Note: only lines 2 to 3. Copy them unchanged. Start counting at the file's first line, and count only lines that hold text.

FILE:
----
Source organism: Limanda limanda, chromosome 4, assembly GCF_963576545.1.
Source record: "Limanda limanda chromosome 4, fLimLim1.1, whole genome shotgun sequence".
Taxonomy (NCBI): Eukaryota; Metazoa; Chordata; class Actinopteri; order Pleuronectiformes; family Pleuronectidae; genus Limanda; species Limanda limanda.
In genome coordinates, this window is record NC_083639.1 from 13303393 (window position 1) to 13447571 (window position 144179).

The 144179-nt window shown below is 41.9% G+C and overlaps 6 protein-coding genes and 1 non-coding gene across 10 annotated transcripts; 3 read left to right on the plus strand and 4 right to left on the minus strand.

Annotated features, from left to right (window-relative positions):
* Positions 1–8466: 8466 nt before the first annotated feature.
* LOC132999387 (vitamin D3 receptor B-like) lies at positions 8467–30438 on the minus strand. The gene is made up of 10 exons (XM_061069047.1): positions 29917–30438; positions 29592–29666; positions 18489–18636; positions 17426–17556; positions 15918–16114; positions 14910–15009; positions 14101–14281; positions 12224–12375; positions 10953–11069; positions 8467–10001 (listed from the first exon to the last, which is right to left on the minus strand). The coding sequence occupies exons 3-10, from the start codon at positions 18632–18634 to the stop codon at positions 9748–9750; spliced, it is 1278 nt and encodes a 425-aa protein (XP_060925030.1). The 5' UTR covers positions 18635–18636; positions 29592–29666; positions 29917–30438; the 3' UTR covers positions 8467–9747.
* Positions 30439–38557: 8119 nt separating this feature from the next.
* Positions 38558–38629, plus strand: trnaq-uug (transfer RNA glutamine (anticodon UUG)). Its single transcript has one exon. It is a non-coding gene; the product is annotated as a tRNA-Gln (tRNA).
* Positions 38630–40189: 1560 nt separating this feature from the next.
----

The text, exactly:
Source record: "Limanda limanda chromosome 4, fLimLim1.1, whole genome shotgun sequence".
Taxonomy (NCBI): Eukaryota; Metazoa; Chordata; class Actinopteri; order Pleuronectiformes; family Pleuronectidae; genus Limanda; species Limanda limanda.